“With 98% of all crashes involving human error, Element sees driver management as the area for the greatest concentration. Ensuring drivers are properly licensed and properly trained to operate fleet vehicles is where to start,” Winslow said. “But this is not a once-and-done matter. Driver readiness must remain current with technological changes, operations, road conditions, and regulations.”

Winslow underscored that training must be consistent, given to new and tenured operators, and keep up with the latest vehicle features.

“Don’t assume that the same successful methods 10 or even five years ago will still yield results. As vehicle technology continues to evolve, new risks emerge,” he said. “Misuse of automation in vehicles and more distractions within vehicles create a less predictable environment around fleet vehicles. Fleet programs need to be adjusted to address these challenges.”

Jacko recommends delivering vehicle-specific training to avoid the technology itself becoming a distraction.

“Newer technology features available in work trucks today require routine driver training to ensure operators are comfortable with the technology and understand the vehicles' features,” he said. “It's crucial for drivers to be aware of their company's expectations regarding vehicle technology.”

Jacko suggests training be updated and delivered regularly and tailored to driving work trucks. “Fleets should enact thorough driver safety training initiatives encompassing defensive driving strategies, proper handling of heavy loads, and navigating diverse weather conditions,” he said. “Continuously update and reinforce training protocols to maintain drivers' focus on safety.”

Trend #5: Accidents Happen - Using Technology to Coach Drivers

In-vehicle technology isn’t always a distraction; in some instances, it can help train drivers in real-time.

“There are a growing number of in-vehicle devices, both OEM and third-party, that can help shape driver behavior by providing visual and audible alerts when sensors detect unsafe driving,” Winslow said. “Fleets will receive the greatest benefit from investments in this technology by ensuring drivers are properly trained to utilize these new features and prepared for how it will change how they interact with the vehicle.”

Technology can also help fleets identify and coach high-risk drivers to prevent crashes and incidents. Today, technology and services like telematics and dashcams have replaced the ride-along of the past and allow fleet or safety managers to coach drivers based on data and/or video footage.

“Watching how driver performance trends over time and providing needed interventions when warranted is key to ongoing driver management,” Winslow said. “Behavior monitoring coupled with mini training lessons, more in-depth training, coaching, and peer discussions are techniques fleets can employ.”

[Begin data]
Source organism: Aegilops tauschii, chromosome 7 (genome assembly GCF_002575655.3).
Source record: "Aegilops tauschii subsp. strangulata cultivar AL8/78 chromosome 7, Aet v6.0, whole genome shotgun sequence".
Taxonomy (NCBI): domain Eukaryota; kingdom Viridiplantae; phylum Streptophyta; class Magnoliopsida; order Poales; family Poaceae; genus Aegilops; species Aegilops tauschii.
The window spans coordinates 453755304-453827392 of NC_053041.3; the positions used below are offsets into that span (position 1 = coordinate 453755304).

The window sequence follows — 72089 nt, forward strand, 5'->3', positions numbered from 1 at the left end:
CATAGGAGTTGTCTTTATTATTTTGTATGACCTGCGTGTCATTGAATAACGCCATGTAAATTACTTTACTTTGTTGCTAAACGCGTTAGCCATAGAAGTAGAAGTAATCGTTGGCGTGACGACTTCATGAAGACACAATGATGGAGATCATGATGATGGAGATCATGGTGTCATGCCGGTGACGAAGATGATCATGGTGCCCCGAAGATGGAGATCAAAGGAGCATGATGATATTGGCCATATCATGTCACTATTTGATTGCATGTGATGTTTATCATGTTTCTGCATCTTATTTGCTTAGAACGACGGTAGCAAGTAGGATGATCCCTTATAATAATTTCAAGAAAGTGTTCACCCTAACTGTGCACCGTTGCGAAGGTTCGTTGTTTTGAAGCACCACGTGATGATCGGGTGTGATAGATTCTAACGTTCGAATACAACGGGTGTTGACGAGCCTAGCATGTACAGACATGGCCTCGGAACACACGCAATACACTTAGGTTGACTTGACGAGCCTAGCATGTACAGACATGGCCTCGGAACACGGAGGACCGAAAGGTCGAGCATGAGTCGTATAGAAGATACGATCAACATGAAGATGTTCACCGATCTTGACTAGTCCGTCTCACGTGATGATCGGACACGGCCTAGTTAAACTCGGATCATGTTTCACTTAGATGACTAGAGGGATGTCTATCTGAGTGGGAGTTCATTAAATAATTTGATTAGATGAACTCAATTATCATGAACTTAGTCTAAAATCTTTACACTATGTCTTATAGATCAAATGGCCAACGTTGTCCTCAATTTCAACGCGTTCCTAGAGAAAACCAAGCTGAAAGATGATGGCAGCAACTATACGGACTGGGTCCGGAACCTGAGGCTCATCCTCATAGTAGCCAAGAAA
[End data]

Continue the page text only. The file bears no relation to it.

Staying on top of maintenance and repair is a prime example of a proactive approach. - Photo: Work Truck | Enterprise Fleet Management

Staying on top of maintenance and repair is a prime example of a proactive approach.

Photo: Work Truck | Enterprise Fleet Management

Trend #6: Continuous MVR Monitoring

In addition to telematics, fleets can identify high-risk drivers based on their driving records. Continuous MVR monitoring alerts fleet managers when an MVR is changed.

“MVRs and license status can change at any time, so waiting a full year to refresh the view of driver status can leave an organization open to greater risk,” Winslow said. “Element recommends utilizing a continuous MVR monitor service to catch these changes as soon as possible.”

Trend #7: Accident Analysis & Fleet Accident Management

Even with proactive accident management protocols in place, incidents will still happen. When they do, examining the details of an accident and determining what could be done differently can prompt updates to training curricula and fleet policies.

“Conducting thorough accident investigations is crucial for identifying root causes and contributing factors. Analyzing accident data helps uncover trends, patterns, and areas ripe for improvement,” Jacko said. “Utilizing insights from accidents is invaluable for continuous improvement. Adjusting training programs, policies, and procedures based on lessons learned enhances fleet safety practices over time." 

Trend #8: Working with Your Insurance Provider

Your insurance provider is just as interested in lowering accident rates as you are. For that reason, they can be a helpful partner in developing an accident and crash management strategy and bringing a new perspective to the table.

“Working with your company or organization’s insurance provider to help determine loss trends and staying in touch with any losses that occur can help determine an effective accident management plan focused on improving areas with the greatest risk,” Senica said. By reviewing incident trends, identifying possible gaps, and working with experts, management can develop a comprehensive strategy to improve areas with the greatest risk.” 

A Holistic Approach is the Best Approach

Adopting new accident management trends is essential, but taking a multi-pronged, holistic approach makes for a more powerful strategy.

“Creating an effective approach to accident management requires a combination of regular fleet safety initiatives, a comprehensive safety program, and a consistent safety culture that all members of your organization embrace,” Senica said.

About the author
Shelley Mika

Shelley Mika

Freelance Writer

Shelley Mika is a freelance writer for Bobit Business Media. She writes regularly for Government Fleet and Work Truck magazines.